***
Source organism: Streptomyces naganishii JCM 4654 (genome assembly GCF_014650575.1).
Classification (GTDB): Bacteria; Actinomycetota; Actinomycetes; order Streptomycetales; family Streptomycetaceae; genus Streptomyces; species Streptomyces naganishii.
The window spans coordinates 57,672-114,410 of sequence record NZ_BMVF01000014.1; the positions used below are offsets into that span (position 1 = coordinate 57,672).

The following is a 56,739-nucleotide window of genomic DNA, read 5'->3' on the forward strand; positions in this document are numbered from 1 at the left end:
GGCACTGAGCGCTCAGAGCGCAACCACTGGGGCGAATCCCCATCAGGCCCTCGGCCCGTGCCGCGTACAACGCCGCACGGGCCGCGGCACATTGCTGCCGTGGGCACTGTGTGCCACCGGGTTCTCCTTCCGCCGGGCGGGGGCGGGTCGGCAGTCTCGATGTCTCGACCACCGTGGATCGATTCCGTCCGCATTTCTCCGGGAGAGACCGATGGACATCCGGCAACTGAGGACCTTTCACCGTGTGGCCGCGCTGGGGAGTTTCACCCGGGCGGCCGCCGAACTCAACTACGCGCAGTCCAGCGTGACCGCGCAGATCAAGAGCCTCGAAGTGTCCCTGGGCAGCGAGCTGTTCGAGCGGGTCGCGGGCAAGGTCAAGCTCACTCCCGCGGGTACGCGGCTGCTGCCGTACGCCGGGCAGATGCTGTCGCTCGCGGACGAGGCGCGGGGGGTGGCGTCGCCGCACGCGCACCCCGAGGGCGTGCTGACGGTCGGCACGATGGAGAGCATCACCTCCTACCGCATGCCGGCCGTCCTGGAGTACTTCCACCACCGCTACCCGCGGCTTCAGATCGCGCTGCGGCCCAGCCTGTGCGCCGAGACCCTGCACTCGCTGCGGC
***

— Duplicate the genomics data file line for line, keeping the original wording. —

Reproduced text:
Source organism: Streptomyces naganishii JCM 4654 (genome assembly GCF_014650575.1).
Classification (GTDB): Bacteria; Actinomycetota; Actinomycetes; order Streptomycetales; family Streptomycetaceae; genus Streptomyces; species Streptomyces naganishii.
The window spans coordinates 57,672-114,410 of sequence record NZ_BMVF01000014.1; the positions used below are offsets into that span (position 1 = coordinate 57,672).

The following is a 56,739-nucleotide window of genomic DNA, read 5'->3' on the forward strand; positions in this document are numbered from 1 at the left end:
GGCACTGAGCGCTCAGAGCGCAACCACTGGGGCGAATCCCCATCAGGCCCTCGGCCCGTGCCGCGTACAACGCCGCACGGGCCGCGGCACATTGCTGCCGTGGGCACTGTGTGCCACCGGGTTCTCCTTCCGCCGGGCGGGGGCGGGTCGGCAGTCTCGATGTCTCGACCACCGTGGATCGATTCCGTCCGCATTTCTCCGGGAGAGACCGATGGACATCCGGCAACTGAGGACCTTTCACCGTGTGGCCGCGCTGGGGAGTTTCACCCGGGCGGCCGCCGAACTCAACTACGCGCAGTCCAGCGTGACCGCGCAGATCAAGAGCCTCGAAGTGTCCCTGGGCAGCGAGCTGTTCGAGCGGGTCGCGGGCAAGGTCAAGCTCACTCCCGCGGGTACGCGGCTGCTGCCGTACGCCGGGCAGATGCTGTCGCTCGCGGACGAGGCGCGGGGGGTGGCGTCGCCGCACGCGCACCCCGAGGGCGTGCTGACGGTCGGCACGATGGAGAGCATCACCTCCTACCGCATGCCGGCCGTCCTGGAGTACTTCCACCACCGCTACCCGCGGCTTCAGATCGCGCTGCGGCCCAGCCTGTGCGCCGAGACCCTGCACTCGCTGCGGC